Experimenting with a big data infrastructure for multimodal stream processing

FFI-Report 2020

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20/00480

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978-82-464-3254-0

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Audun Stolpe Bjørn Jervell Hansen Jonas Halvorsen Eirik Jensen Opland
It is an important part of the Armed Forces’ activities to monitor Norwegian land areas, the airspace, the sea and cyberspace. This surveillance supports both traditional tasks such as defending sovereignty or crisis and conflict management, as well as civil-military tasks such as rescue services and environmental preparedness. The overall response time of the Armed Forces, as well as the quality of its operational decisions, depend on the ability to perceive a situation, interpret it and understand it, that is, on the level of situational awareness. New communication technologies and the ever-increasing availability of computing power today make it possible to utilize data of a variety and volume that can significantly enrich situational awareness in the future. From a computational point of view, progress in this area depends on whether we have computational models that are able to translate data into relevant real time intelligence, and whether we are able to coordinate machine clusters that, working together, are capable of adapting to potentially very large spikes in the quantity or complexity of available information (complexity being understood as the amount of processing power it takes to convert data into actionable intelligence). In this report we take a closer look at some general properties such a machine cluster could reasonably be expected to have, as well as the matching characteristics a surveillance algorithm must have in order to exploit it efficiently. Although it is not reasonable to assume that all types of surveillance tasks and information needs can be served with identical system support, the working hypothesis in this report is that some general systemic properties will be sufficient for most cases. Examples include, loose coupling, scalability, fault tolerance and parallelizability. We do not claim to have proved or refuted this hypothesis (i.e. that some general systemic properties will be sufficient for most cases), but will be content for now to adduce some experimental evidence in support of it. In other words, the method we adopt is empirical. More specifically, we do an experimental case study of high velocity stream reasoning supported by a scalable coordinated machine cluster running a variety of software components and algorithms. The various components and algorithms will be described in more detail as we go. By stream reasoning, we shall mean the operation of turning continuously incoming data into actionable intelligence in real time. The case study, more specifically, attempts to detect illegal, unreported, and unregulated fishing from a stream of AIS reports, supplemented with geographic information as well as with additional on- and offline information about ships, landing bills and more. The experiment was designed to see to what extent standard software components can be utilised to build a stream processing infrastructure meeting the identified requirements. The outcome of the experiment was a confirmation that the chosen core components essentially provided a streaming infrastructure with the desired properties, mainly due to the characteristics of the core component Apache Kafka. The main deviation was the infrastructure’s fault tolerance ability: During the experiment, further study of Kafka’s handling of network partitioning casted doubt over its ability to handle such situations. As this experiment was conducted on a robust network, the infrastructure’s tolerance for network partitioning was not tested. This is, however, an interesting avenue for further work, as network partitioning is a characteristic of tactical networks.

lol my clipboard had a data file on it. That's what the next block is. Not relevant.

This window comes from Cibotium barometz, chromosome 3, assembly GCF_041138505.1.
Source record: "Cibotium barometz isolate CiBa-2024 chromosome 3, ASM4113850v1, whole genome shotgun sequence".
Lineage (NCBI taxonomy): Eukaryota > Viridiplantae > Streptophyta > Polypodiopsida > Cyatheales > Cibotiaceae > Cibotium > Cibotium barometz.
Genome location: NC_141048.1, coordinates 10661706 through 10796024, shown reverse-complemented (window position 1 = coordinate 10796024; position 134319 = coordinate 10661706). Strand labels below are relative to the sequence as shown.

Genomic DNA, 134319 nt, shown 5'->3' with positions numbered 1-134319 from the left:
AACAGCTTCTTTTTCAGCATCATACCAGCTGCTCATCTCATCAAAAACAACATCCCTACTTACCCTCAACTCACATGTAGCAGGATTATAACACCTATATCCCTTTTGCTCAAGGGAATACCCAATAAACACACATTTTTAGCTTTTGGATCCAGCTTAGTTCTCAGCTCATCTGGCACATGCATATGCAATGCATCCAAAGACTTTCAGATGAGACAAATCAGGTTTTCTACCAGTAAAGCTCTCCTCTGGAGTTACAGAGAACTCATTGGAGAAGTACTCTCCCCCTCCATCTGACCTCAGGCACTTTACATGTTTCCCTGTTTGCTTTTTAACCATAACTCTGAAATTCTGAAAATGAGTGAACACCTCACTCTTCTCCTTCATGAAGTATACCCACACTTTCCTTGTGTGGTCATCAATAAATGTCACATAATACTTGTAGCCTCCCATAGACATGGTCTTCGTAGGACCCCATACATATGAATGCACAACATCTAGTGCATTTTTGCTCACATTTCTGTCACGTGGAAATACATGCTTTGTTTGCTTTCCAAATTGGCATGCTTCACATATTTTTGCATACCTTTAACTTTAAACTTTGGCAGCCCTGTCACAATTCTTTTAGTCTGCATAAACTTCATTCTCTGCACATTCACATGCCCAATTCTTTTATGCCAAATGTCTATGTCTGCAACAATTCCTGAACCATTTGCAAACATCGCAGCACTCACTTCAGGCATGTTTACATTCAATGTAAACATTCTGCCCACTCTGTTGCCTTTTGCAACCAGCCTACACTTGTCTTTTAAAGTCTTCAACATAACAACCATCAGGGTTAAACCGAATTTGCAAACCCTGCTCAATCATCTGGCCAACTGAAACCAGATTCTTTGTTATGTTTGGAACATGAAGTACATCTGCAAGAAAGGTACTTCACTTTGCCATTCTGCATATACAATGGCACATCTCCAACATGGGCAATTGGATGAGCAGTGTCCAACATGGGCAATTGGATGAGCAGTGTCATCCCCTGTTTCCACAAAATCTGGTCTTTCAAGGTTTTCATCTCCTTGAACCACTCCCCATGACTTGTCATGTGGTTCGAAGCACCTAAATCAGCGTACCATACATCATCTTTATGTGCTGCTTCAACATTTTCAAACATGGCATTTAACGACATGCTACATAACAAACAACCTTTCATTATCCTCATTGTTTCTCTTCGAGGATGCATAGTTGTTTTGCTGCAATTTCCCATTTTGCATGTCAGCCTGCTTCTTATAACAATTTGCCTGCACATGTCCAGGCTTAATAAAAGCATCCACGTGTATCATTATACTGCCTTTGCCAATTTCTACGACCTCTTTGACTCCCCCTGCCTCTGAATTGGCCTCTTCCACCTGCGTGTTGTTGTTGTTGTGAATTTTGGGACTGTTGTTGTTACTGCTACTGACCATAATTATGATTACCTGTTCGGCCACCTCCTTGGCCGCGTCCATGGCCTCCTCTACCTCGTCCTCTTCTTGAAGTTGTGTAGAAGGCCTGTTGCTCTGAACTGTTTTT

About publication

Report number

20/00480

ISBN

978-82-464-3254-0

Format

PDF-document

Size

4 MB

Download publication

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